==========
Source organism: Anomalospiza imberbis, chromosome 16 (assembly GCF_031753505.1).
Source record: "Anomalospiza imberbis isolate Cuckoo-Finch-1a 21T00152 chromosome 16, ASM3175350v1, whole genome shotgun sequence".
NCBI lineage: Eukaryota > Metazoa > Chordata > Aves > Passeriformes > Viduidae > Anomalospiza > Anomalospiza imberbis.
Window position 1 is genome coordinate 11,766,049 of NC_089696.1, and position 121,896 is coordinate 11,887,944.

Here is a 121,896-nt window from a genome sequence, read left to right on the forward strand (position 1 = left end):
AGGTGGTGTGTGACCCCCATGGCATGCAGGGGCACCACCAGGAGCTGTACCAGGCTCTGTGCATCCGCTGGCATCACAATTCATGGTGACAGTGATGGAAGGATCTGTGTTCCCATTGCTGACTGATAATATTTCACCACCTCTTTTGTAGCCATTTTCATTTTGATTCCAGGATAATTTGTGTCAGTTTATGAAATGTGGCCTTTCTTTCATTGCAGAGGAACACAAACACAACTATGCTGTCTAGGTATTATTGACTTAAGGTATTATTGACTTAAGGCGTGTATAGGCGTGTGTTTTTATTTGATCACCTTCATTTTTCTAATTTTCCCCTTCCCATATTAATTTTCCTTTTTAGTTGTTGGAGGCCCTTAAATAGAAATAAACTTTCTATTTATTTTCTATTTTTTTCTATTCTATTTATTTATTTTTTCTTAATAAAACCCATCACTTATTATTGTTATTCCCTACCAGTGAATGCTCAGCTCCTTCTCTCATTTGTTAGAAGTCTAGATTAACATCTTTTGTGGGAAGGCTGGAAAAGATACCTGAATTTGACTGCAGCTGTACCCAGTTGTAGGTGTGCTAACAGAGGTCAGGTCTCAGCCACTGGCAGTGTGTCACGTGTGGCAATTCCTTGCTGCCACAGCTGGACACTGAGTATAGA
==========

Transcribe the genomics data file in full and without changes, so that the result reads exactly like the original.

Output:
Source organism: Anomalospiza imberbis, chromosome 16 (assembly GCF_031753505.1).
Source record: "Anomalospiza imberbis isolate Cuckoo-Finch-1a 21T00152 chromosome 16, ASM3175350v1, whole genome shotgun sequence".
NCBI lineage: Eukaryota > Metazoa > Chordata > Aves > Passeriformes > Viduidae > Anomalospiza > Anomalospiza imberbis.
Window position 1 is genome coordinate 11,766,049 of NC_089696.1, and position 121,896 is coordinate 11,887,944.

Here is a 121,896-nt window from a genome sequence, read left to right on the forward strand (position 1 = left end):
AGGTGGTGTGTGACCCCCATGGCATGCAGGGGCACCACCAGGAGCTGTACCAGGCTCTGTGCATCCGCTGGCATCACAATTCATGGTGACAGTGATGGAAGGATCTGTGTTCCCATTGCTGACTGATAATATTTCACCACCTCTTTTGTAGCCATTTTCATTTTGATTCCAGGATAATTTGTGTCAGTTTATGAAATGTGGCCTTTCTTTCATTGCAGAGGAACACAAACACAACTATGCTGTCTAGGTATTATTGACTTAAGGTATTATTGACTTAAGGCGTGTATAGGCGTGTGTTTTTATTTGATCACCTTCATTTTTCTAATTTTCCCCTTCCCATATTAATTTTCCTTTTTAGTTGTTGGAGGCCCTTAAATAGAAATAAACTTTCTATTTATTTTCTATTTTTTTCTATTCTATTTATTTATTTTTTCTTAATAAAACCCATCACTTATTATTGTTATTCCCTACCAGTGAATGCTCAGCTCCTTCTCTCATTTGTTAGAAGTCTAGATTAACATCTTTTGTGGGAAGGCTGGAAAAGATACCTGAATTTGACTGCAGCTGTACCCAGTTGTAGGTGTGCTAACAGAGGTCAGGTCTCAGCCACTGGCAGTGTGTCACGTGTGGCAATTCCTTGCTGCCACAGCTGGACACTGAGTATAGA